There is a little place in Cottonwood, Arizona called Hobo Joe’s Coffee Shop. 660 E Mingus Ave. My dad, Marty and H.o.p. and I were pointed to Hobo Joe’s by my mother who had never actually eaten there.
I ordered the green chili omelette with cheddar and hash browns and biscuit. “Good choice,” said the blond waitron, whose name I forget but she is one of those few with the personality to make you feel that every customer she’s ever waited on was a friend frequenting the establishment for as many years as she’d been working there, the kind of waitron who if she ever changes jobs and goes to wait at another place, the customers pick up their chairs and follow her. She made me feel special by saying, “Good choice.” And she didn’t look at me cross-eyed though I was covered with hundreds of flaming red hundreds of hives.
They have the biggest biscuits in the world. Cross my heart, poke a needle in my eye if it isn’t the truth (don’t challenge me on this, please). The biscuit needed its own chair. It was about 4 inches in height. Who needs to be eating a Babe and the Blue Ox sized biscuit, I don’t know, but I was on vacation and vacations are for things you don’t normally do, even if it’s as mundane as eating a really big biscuit, and I was ready for it. And it was just right. I should have taken a picture but it didn’t occur to me until I was done eating it. The call to eat that biscuit was too strong to wait for a photo.
Marty had country-fried steak and hash browns, a couple of scrambled eggs, and his way of describing the biscuit is to say it was about the size of his head. He says the steak, was different from the southern style he’s used to, not quite as spicy, but he was pleased with it and devoured it all.
While we ate, late-morning stragglers, another table with a man in a wheelchair (easy access!) congratulated her and the cook on something they were eating which they said was the best of whatever it was that they’d ever had. I don’t know whether they had her call out the cook or whether the waitron brought him out on her own initiative but he appeared in his long white apron and soaked up the praise. I’m not certain the cook was the owner of the coffee shop but he sounded like he was. Appearances and feel indicate that Hobo Joe’s is a mom-and-pop coffee shop.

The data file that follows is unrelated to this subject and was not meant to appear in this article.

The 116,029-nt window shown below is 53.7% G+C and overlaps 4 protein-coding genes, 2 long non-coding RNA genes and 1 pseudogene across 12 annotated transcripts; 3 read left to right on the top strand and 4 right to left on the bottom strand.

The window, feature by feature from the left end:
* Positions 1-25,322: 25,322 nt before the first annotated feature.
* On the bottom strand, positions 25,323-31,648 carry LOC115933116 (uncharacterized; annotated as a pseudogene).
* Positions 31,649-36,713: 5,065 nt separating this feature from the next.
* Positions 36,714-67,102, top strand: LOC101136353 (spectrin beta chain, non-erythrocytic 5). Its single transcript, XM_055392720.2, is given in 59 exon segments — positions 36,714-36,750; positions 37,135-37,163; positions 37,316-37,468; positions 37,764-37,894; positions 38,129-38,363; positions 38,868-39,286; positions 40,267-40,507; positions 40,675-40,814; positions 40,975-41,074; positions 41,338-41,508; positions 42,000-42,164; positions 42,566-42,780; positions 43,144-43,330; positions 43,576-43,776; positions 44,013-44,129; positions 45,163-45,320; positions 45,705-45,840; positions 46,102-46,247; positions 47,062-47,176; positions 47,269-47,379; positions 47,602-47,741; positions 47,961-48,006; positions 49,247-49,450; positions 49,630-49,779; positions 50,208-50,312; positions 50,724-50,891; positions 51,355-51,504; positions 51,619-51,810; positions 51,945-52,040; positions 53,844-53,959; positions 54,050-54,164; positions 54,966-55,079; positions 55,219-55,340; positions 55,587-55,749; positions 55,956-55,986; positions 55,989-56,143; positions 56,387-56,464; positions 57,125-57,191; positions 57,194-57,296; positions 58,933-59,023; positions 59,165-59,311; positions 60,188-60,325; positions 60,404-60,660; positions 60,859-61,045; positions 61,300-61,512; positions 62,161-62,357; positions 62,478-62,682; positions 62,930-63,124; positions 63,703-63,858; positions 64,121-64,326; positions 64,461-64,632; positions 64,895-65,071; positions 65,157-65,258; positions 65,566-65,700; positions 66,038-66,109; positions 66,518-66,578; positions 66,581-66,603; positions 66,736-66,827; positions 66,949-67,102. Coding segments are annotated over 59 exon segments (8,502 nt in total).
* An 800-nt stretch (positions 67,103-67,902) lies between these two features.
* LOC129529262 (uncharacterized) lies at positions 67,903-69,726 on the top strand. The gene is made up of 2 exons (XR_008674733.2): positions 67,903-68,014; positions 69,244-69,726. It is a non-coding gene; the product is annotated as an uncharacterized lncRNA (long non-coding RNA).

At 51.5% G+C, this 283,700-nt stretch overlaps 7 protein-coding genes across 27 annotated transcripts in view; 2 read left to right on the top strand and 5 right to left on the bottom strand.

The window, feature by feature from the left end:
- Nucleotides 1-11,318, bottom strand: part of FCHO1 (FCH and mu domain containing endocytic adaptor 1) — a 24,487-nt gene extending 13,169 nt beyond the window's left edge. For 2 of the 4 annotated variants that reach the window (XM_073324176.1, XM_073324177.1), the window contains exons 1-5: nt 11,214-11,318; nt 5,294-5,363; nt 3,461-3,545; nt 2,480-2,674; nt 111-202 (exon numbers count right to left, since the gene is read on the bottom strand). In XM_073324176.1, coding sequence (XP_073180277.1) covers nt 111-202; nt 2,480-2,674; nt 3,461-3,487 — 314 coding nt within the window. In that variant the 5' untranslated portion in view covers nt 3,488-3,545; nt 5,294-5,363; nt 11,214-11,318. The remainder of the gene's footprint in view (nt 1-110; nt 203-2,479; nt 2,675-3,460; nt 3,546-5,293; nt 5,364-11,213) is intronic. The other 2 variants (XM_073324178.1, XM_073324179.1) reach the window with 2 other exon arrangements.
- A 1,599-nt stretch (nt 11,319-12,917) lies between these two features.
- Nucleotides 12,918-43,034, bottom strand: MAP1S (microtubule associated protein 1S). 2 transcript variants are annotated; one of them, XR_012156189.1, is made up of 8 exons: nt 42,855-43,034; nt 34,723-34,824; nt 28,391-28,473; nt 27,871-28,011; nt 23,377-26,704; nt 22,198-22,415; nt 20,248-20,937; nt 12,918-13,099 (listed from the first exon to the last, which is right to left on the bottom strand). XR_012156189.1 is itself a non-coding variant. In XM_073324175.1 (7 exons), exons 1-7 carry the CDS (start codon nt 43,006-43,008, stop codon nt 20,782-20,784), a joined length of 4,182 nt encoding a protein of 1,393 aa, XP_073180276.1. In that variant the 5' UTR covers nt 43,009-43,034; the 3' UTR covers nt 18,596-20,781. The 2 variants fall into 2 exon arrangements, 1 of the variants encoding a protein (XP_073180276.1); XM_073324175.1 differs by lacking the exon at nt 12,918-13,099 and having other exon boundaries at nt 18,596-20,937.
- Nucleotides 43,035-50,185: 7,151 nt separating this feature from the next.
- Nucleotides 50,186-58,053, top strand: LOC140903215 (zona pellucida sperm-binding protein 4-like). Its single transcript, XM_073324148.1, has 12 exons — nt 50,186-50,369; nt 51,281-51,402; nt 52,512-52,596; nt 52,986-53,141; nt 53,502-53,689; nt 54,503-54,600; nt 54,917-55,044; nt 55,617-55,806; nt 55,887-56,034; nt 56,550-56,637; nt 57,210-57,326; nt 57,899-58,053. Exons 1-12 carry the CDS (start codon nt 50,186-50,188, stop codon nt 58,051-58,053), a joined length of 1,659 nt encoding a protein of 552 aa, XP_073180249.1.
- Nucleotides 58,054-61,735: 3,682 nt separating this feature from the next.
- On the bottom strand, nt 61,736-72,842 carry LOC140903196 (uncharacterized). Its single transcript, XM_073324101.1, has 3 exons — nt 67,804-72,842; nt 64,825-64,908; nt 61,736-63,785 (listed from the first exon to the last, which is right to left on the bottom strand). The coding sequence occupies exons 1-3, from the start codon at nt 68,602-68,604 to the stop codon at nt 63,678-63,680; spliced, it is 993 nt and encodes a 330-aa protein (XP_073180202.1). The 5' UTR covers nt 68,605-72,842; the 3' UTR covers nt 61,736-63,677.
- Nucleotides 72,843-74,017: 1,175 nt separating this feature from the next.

There was a mural and dozens of framed hand-drawn pics on the walls that I didn’t examine and wish that I had.
There was another Hobo Joe’s, a long defunct chain, based out of Scotsdale, Arizona, begun by Robert Goldwater, a brother of Barry Goldwater. A man named Applegate hooked up with Goldwater and a guy nmaed Martori in the 60s and Hobo Joe’s was born, each establishment apparently graced with the statue of a hobo. The Humpty-Dumpty Coffeeshops were also gratis the same team, and eventually Applegate birthed Applegate.
The Hobo Joe’s of yesteryear is mentioned in the 1977 book, “The Arizona Project”, by Michael Wendland.
It’s an old saying in Arizona that what money won’t buy, sex will. And the saying is not without merit. For in almost every aspect of the state’s business dealings being investigated by the visiting reporters, sex-in the form of well-paid prostitutes or carefully kept mistresses-played a major role. Without seeking it out, the reporters kept stumbling across example after example: a couple of extremely prominent lawyers who staged weekly sex-party poker games for their well-heeled business clients; a land fraud huckster who bought a Phoenix tavern for his mistress; a Tucson drug dealer who kept two Las Vegas hookers on annual retainers; an elderly judge whose vice was young girls; and a well-known Phoenix politician and businessman whose kinky sex habits were paid for in diamonds, thus earning him the nickname “Diamondman” in the trick book of almost every madame in the Southwest.
I would imagine that the owner of the Cottonwood Hobo Joe’s is aware of the legacy the Hobo Joe’s name carries with it so I am curious as to why the name was chosen.
If I lived in Cottonwood I’d be down at Hobo Joe’s several mornings a week, I think. As a shooter for every catastrophe in life I know I’d be down there.